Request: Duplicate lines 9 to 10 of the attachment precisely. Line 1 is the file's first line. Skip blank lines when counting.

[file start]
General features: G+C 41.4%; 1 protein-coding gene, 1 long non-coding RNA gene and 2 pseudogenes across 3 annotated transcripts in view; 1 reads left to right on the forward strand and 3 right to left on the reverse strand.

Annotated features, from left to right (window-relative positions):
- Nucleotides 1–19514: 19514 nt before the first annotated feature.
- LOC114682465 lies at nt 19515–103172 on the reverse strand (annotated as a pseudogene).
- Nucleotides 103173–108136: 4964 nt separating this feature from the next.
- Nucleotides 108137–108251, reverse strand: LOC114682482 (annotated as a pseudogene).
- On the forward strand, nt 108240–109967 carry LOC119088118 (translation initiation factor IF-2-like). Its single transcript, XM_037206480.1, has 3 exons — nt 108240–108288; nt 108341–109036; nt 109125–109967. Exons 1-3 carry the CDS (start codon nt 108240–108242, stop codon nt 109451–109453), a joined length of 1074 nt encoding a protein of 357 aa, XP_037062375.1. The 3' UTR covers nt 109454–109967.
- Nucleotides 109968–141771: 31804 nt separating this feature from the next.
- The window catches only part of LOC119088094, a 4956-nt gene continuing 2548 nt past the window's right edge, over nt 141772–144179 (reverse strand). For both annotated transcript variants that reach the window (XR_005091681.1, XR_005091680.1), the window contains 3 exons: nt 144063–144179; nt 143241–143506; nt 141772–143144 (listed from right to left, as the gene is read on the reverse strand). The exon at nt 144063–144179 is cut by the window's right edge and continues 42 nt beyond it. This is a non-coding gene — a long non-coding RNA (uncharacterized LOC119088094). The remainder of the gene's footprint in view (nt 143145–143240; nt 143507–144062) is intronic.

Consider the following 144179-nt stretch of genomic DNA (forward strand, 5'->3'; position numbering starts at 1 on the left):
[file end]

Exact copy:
- The window catches only part of LOC119088094, a 4956-nt gene continuing 2548 nt past the window's right edge, over nt 141772–144179 (reverse strand). For both annotated transcript variants that reach the window (XR_005091681.1, XR_005091680.1), the window contains 3 exons: nt 144063–144179; nt 143241–143506; nt 141772–143144 (listed from right to left, as the gene is read on the reverse strand). The exon at nt 144063–144179 is cut by the window's right edge and continues 42 nt beyond it. This is a non-coding gene — a long non-coding RNA (uncharacterized LOC119088094). The remainder of the gene's footprint in view (nt 143145–143240; nt 143507–144062) is intronic.

Consider the following 144179-nt stretch of genomic DNA (forward strand, 5'->3'; position numbering starts at 1 on the left):